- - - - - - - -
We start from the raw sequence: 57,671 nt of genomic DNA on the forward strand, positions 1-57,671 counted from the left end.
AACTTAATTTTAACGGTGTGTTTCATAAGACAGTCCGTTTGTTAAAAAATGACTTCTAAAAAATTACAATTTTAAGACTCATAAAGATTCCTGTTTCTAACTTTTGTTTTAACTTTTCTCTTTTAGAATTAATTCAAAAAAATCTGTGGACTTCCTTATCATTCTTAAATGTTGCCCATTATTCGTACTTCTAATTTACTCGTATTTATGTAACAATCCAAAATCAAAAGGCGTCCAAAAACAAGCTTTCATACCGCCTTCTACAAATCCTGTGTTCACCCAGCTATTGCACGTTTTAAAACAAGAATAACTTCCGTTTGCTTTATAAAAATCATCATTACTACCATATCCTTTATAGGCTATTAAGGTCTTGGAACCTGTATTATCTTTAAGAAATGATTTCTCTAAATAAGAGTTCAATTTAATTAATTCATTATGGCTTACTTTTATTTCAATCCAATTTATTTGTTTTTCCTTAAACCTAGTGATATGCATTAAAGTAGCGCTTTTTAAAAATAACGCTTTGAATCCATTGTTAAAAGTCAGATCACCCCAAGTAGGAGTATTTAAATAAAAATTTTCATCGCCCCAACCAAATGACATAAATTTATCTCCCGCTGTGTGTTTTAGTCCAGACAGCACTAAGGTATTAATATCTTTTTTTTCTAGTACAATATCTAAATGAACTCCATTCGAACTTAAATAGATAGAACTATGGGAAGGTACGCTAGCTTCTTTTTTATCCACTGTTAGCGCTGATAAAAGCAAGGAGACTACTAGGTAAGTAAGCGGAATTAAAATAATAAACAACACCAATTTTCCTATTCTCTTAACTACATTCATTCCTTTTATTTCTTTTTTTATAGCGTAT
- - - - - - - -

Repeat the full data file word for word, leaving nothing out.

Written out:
We start from the raw sequence: 57,671 nt of genomic DNA on the forward strand, positions 1-57,671 counted from the left end.
AACTTAATTTTAACGGTGTGTTTCATAAGACAGTCCGTTTGTTAAAAAATGACTTCTAAAAAATTACAATTTTAAGACTCATAAAGATTCCTGTTTCTAACTTTTGTTTTAACTTTTCTCTTTTAGAATTAATTCAAAAAAATCTGTGGACTTCCTTATCATTCTTAAATGTTGCCCATTATTCGTACTTCTAATTTACTCGTATTTATGTAACAATCCAAAATCAAAAGGCGTCCAAAAACAAGCTTTCATACCGCCTTCTACAAATCCTGTGTTCACCCAGCTATTGCACGTTTTAAAACAAGAATAACTTCCGTTTGCTTTATAAAAATCATCATTACTACCATATCCTTTATAGGCTATTAAGGTCTTGGAACCTGTATTATCTTTAAGAAATGATTTCTCTAAATAAGAGTTCAATTTAATTAATTCATTATGGCTTACTTTTATTTCAATCCAATTTATTTGTTTTTCCTTAAACCTAGTGATATGCATTAAAGTAGCGCTTTTTAAAAATAACGCTTTGAATCCATTGTTAAAAGTCAGATCACCCCAAGTAGGAGTATTTAAATAAAAATTTTCATCGCCCCAACCAAATGACATAAATTTATCTCCCGCTGTGTGTTTTAGTCCAGACAGCACTAAGGTATTAATATCTTTTTTTTCTAGTACAATATCTAAATGAACTCCATTCGAACTTAAATAGATAGAACTATGGGAAGGTACGCTAGCTTCTTTTTTATCCACTGTTAGCGCTGATAAAAGCAAGGAGACTACTAGGTAAGTAAGCGGAATTAAAATAATAAACAACACCAATTTTCCTATTCTCTTAACTACATTCATTCCTTTTATTTCTTTTTTTATAGCGTAT